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  Bitmap Fonts under 1.5 and 1.1  (Read 2550 times)
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Offline MGodehardt

Junior Devvie




why does the chicken cross the road?


« Posted 2004-08-04 08:49:05 »

I am using Bitmap Fonts in my Applet, is it bad to use a Image for every character Huh

how about the hueing, at the moment i use a RGBFilter to do the hueing, but for every paint, a new image is created and then flushed ( not nice ).

The Applet should be compatbile with java 1.1

I have my own image loader and i load my images from a special compressed format, so maybe its better to have only one image with all chars in it ?

load char after char and put it into one big image in the applet, hue the big image if color of text is different, so only 1 image is created flushed for each paint cycle Huh

what about performance Huh?

i noticed M$ VM 1.1 is buggy and does not flush images correctly, i am running out of memory in my applet and i am running also out of images.

Offline dranonymous

Junior Devvie




Hoping to become a Java Titan someday!


« Reply #1 - Posted 2004-08-04 12:05:07 »

Stop using that nasty 1.1 VM!   Tongue

If you're going to use 1.5 then don't try for any backward compatibility with 1.1.

My understanding is that using an image per character is the 'normal' way of doing things.  Its less intensive to blit an image than to calculate the glyph.
Offline MGodehardt

Junior Devvie




why does the chicken cross the road?


« Reply #2 - Posted 2004-08-05 08:37:41 »

ok sometimes i am paranoid, but it seems i am coding it the normal way.


Unfortunaly I HAVE TO stay 1.1 compatible, dont ask ...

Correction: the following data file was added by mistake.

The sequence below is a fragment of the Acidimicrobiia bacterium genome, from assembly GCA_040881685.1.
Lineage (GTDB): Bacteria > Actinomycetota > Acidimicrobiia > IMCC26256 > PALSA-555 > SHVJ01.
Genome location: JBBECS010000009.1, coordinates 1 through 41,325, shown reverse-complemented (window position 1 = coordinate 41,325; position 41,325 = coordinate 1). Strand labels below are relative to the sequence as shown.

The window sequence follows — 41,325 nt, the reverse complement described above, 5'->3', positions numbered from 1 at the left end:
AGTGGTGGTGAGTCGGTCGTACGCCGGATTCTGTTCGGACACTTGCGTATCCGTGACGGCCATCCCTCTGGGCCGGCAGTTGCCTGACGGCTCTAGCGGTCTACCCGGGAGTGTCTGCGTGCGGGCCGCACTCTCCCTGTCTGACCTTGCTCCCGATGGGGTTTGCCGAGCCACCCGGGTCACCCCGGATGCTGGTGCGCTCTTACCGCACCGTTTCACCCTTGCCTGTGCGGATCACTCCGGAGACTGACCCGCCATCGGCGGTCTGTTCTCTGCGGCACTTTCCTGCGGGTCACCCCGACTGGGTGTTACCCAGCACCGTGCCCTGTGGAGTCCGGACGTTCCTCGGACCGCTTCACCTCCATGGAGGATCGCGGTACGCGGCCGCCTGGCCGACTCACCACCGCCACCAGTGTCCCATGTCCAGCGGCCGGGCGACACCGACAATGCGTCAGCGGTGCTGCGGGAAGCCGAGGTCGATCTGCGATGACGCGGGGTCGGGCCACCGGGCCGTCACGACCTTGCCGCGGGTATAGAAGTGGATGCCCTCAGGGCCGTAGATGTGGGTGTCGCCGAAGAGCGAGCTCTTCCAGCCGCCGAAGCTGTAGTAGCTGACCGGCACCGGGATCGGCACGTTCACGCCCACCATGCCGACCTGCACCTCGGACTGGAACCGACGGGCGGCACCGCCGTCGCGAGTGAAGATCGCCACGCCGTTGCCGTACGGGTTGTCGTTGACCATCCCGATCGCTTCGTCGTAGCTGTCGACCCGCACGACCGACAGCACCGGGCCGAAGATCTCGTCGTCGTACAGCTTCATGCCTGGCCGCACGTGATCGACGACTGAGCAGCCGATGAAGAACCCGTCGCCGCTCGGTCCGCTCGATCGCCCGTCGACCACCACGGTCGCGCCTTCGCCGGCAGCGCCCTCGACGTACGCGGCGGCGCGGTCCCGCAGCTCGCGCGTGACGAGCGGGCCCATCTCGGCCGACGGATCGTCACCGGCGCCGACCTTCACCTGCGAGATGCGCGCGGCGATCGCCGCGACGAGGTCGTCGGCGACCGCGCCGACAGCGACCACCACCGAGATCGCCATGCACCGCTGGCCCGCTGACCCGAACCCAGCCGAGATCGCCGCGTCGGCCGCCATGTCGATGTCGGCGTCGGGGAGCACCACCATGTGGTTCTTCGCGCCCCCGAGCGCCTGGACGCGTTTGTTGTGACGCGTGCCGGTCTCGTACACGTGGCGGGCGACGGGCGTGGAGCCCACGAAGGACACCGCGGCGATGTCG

20 years ago i coded bitmap fonts like i described above, so i was not thinking about the way i did it.

Question: Whats the best way for hueing a bitmap font, like i described or how to do it best under 1.4 and above Huh?
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Offline pepe

Junior Devvie




Nothing unreal exists


« Reply #3 - Posted 2004-08-05 09:09:00 »

turn your chars into palletized BufferedImages and just change the palette before painting.
Never tested, but that should do the trick.

Home page: http://frederic.barachant.com
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Offline MGodehardt

Junior Devvie




why does the chicken cross the road?


« Reply #4 - Posted 2004-08-05 11:59:45 »

interesting --- never tried to create ( or dont know how to ) create a BufferedImage with a 8bit primitive , so my chars live in a DIB , lol

i am bound to 1.1 and upwards *coughs*, with 1.4 my bitmap drawing and colring is fast like hell, under 1.1 its normal speed, but it eats my image mem ( M$ was too lazy ) and after some time i am running out of memory ( depends on the size of user mem )

even a dispose DOES not help ( nah i am not deaf called this function ) the Image ( the native resources are held in mem )


time is running out for 1.1  only 60 days to go ....
Offline jbanes

JGO Coder


Projects: 1


"Java Games? Incredible! Mr. Incredible, that is!"


« Reply #5 - Posted 2004-08-05 14:25:19 »

BufferedImages didn't exist for 1.1. You could muck around with the ColorModels for the regular images, but that would be something of a PITA. A much better idea might be to create your own ImageProducer. e.g.:
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import java.awt.*;
import java.awt.image.*;

public class GlyphBlitter implements ImageProducer
{  
  private ColorModel model = new DirectColorModel(32, 0x00FF0000, 0x0000FF00, 0x000000FF, 0);
  private ImageConsumer consumer;
  private Image image;
   
  private int width;
  private int height;
  private int[][] pixels;
   
  public GlyphBlitter(int width, int height)